Transfers between spouses and civil partners are also usually tax-free. Furthermore, as every individual has their own CGT allowance (£6,000 for 2023/24), a married couple could realise tax-free capital gains of up to double the annual exempt amount.
6. Manage taxable income levels
Since the rate at which you pay CGT is dependent on your income tax band, managing your taxable income levels could be directly beneficial for managing your capital gains tax bill.
Two potential methods you could use to reduce your taxable income include contributing more to your pension and/or making charitable donations. Furthermore, if you’re a higher-rate income taxpayer and your spouse pays a lower rate of income tax than you, it is possible to reduce the rate of CGT due on an asset from 28% to 18%, or 20% to 10% – depending on the asset type – by transferring your capital gain to your partner.
7. Consider inheritance tax implications
It is important to bear in mind that inheritance tax can pose a further burden, potentially causing your capital gain to be taxed twice.
Selling assets later in life could attract a CGT bill, meaning that you pay anywhere between 10% and 28% on the gain. Furthermore, upon your passing, your beneficiaries could be subject to pay 40% inheritance tax if the total value of your estate exceeds £325,000. The asset you sold later in life would be included in this total and could effectively mean paying tax on the same asset twice.
In turn, timing the sale of assets in later life may prove a key consideration for individuals looking to avoid unnecessary capital gains tax bills.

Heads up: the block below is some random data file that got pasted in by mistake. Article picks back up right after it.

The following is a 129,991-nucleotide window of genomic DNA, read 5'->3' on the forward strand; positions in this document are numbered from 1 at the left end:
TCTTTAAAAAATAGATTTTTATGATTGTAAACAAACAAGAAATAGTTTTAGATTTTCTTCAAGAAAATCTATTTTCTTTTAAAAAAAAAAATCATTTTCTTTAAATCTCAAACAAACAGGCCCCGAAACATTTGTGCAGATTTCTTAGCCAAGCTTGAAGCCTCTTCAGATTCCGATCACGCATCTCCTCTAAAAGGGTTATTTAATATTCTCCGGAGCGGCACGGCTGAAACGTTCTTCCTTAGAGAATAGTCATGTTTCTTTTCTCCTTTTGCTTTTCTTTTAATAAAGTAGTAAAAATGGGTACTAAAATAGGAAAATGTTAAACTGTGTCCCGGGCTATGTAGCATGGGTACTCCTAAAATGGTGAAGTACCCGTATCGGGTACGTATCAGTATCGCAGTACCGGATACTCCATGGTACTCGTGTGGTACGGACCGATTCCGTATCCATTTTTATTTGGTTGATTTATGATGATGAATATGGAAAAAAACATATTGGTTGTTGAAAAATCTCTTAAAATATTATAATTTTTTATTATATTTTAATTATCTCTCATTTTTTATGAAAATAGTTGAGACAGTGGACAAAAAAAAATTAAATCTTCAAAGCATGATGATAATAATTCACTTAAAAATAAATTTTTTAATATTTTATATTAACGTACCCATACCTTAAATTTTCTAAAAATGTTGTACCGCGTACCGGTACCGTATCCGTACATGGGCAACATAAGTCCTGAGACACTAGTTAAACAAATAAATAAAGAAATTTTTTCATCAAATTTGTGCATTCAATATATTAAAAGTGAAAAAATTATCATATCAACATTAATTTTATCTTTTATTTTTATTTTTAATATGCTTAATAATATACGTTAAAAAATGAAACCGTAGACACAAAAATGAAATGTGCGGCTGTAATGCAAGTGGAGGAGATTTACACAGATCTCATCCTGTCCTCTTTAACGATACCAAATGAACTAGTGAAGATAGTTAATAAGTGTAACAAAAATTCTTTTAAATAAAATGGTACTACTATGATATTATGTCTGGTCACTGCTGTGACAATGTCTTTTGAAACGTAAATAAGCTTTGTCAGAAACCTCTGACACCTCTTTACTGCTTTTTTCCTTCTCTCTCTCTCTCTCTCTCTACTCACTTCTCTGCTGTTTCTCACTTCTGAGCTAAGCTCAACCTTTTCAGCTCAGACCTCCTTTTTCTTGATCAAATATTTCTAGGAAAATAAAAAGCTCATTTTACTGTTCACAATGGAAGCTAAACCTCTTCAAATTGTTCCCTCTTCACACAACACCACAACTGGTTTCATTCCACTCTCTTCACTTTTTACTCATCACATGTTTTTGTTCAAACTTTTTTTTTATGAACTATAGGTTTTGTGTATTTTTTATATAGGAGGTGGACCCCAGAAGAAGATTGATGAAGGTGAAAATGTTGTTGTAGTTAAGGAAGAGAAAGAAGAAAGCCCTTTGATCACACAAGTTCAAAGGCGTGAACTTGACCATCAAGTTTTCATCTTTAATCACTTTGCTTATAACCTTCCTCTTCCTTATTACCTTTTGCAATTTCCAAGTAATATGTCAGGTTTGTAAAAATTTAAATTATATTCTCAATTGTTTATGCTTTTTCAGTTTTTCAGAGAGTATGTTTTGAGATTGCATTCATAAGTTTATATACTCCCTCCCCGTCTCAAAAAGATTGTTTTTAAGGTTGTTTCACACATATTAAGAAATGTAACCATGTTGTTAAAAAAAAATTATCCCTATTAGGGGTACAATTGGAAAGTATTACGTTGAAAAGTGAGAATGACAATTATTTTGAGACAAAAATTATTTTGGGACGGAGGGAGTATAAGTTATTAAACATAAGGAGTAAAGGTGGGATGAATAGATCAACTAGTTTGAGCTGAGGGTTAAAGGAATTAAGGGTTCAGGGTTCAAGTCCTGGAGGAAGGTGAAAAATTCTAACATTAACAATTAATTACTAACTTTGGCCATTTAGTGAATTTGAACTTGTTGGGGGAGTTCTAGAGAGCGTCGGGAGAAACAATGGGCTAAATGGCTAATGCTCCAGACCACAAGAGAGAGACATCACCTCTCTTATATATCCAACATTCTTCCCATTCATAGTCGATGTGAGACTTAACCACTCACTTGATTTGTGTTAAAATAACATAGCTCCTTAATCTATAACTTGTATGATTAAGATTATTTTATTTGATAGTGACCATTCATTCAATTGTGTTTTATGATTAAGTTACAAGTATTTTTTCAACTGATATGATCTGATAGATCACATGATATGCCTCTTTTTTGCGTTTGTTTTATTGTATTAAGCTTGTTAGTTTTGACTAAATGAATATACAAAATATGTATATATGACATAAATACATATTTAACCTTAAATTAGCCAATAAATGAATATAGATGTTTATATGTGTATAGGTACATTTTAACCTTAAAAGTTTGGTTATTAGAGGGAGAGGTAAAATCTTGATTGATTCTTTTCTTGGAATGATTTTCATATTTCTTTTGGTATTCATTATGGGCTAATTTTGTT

Please note that this article does not constitute tax or legal advice. It is important to consult your financial adviser with regards to any form of estate planning.
A guide to capital gains tax
Whilst capital gains tax can significantly reduce the value of your investment returns and overall wealth, the strategies outlined above can help to minimise existing CGT liabilities, as well as prevent future CGT bills.
By understanding the CGT rules and taking the relevant aforementioned proactive steps to protect your gains, you can help to ensure that you retain as much of your wealth as possible.
Capital gains tax is a complicated subject to understand, therefore it can be beneficial to consult a financial advisor who can help you navigate the process and explain how to avoid paying CGT unnecessarily.
Additionally, carrying out your own research may help you gain a better understanding of the rules and regulations involved with CGT. For example, GCV's free guide to capital gains tax could prove a useful resource to consult when understanding the options available to reduce an existing or future CGT bill.